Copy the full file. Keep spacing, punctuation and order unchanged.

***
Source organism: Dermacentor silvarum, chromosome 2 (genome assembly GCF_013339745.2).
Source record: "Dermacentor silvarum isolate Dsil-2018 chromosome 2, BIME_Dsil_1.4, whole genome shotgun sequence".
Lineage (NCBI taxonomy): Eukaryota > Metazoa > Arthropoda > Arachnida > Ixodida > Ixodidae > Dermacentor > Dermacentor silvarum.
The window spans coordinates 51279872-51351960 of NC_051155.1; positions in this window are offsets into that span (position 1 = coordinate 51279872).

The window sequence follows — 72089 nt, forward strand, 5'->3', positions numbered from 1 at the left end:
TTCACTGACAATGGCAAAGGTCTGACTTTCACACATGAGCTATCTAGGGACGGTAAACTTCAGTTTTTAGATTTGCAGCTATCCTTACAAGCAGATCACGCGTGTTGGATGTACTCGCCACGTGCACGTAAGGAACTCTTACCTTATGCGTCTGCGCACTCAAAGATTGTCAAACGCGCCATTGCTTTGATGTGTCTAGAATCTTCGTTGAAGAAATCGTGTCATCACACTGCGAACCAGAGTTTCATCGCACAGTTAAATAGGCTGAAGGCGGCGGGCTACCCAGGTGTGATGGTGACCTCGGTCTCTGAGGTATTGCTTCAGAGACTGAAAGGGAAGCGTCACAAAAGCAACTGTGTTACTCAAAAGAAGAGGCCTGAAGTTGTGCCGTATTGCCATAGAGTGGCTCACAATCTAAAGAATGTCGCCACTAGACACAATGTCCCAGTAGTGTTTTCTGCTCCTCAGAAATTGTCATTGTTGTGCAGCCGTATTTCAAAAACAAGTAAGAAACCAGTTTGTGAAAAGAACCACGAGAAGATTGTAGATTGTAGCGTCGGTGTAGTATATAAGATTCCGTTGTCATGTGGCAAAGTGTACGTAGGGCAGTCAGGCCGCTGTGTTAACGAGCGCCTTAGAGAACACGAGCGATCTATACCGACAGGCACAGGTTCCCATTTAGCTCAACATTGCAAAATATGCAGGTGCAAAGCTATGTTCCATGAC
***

Source organism: Dermacentor silvarum, chromosome 2 (genome assembly GCF_013339745.2).
Source record: "Dermacentor silvarum isolate Dsil-2018 chromosome 2, BIME_Dsil_1.4, whole genome shotgun sequence".
Lineage (NCBI taxonomy): Eukaryota > Metazoa > Arthropoda > Arachnida > Ixodida > Ixodidae > Dermacentor > Dermacentor silvarum.
The window spans coordinates 51279872-51351960 of NC_051155.1; positions in this window are offsets into that span (position 1 = coordinate 51279872).

The window sequence follows — 72089 nt, forward strand, 5'->3', positions numbered from 1 at the left end:
TTCACTGACAATGGCAAAGGTCTGACTTTCACACATGAGCTATCTAGGGACGGTAAACTTCAGTTTTTAGATTTGCAGCTATCCTTACAAGCAGATCACGCGTGTTGGATGTACTCGCCACGTGCACGTAAGGAACTCTTACCTTATGCGTCTGCGCACTCAAAGATTGTCAAACGCGCCATTGCTTTGATGTGTCTAGAATCTTCGTTGAAGAAATCGTGTCATCACACTGCGAACCAGAGTTTCATCGCACAGTTAAATAGGCTGAAGGCGGCGGGCTACCCAGGTGTGATGGTGACCTCGGTCTCTGAGGTATTGCTTCAGAGACTGAAAGGGAAGCGTCACAAAAGCAACTGTGTTACTCAAAAGAAGAGGCCTGAAGTTGTGCCGTATTGCCATAGAGTGGCTCACAATCTAAAGAATGTCGCCACTAGACACAATGTCCCAGTAGTGTTTTCTGCTCCTCAGAAATTGTCATTGTTGTGCAGCCGTATTTCAAAAACAAGTAAGAAACCAGTTTGTGAAAAGAACCACGAGAAGATTGTAGATTGTAGCGTCGGTGTAGTATATAAGATTCCGTTGTCATGTGGCAAAGTGTACGTAGGGCAGTCAGGCCGCTGTGTTAACGAGCGCCTTAGAGAACACGAGCGATCTATACCGACAGGCACAGGTTCCCATTTAGCTCAACATTGCAAAATATGCAGGTGCAAAGCTATGTTCCATGAC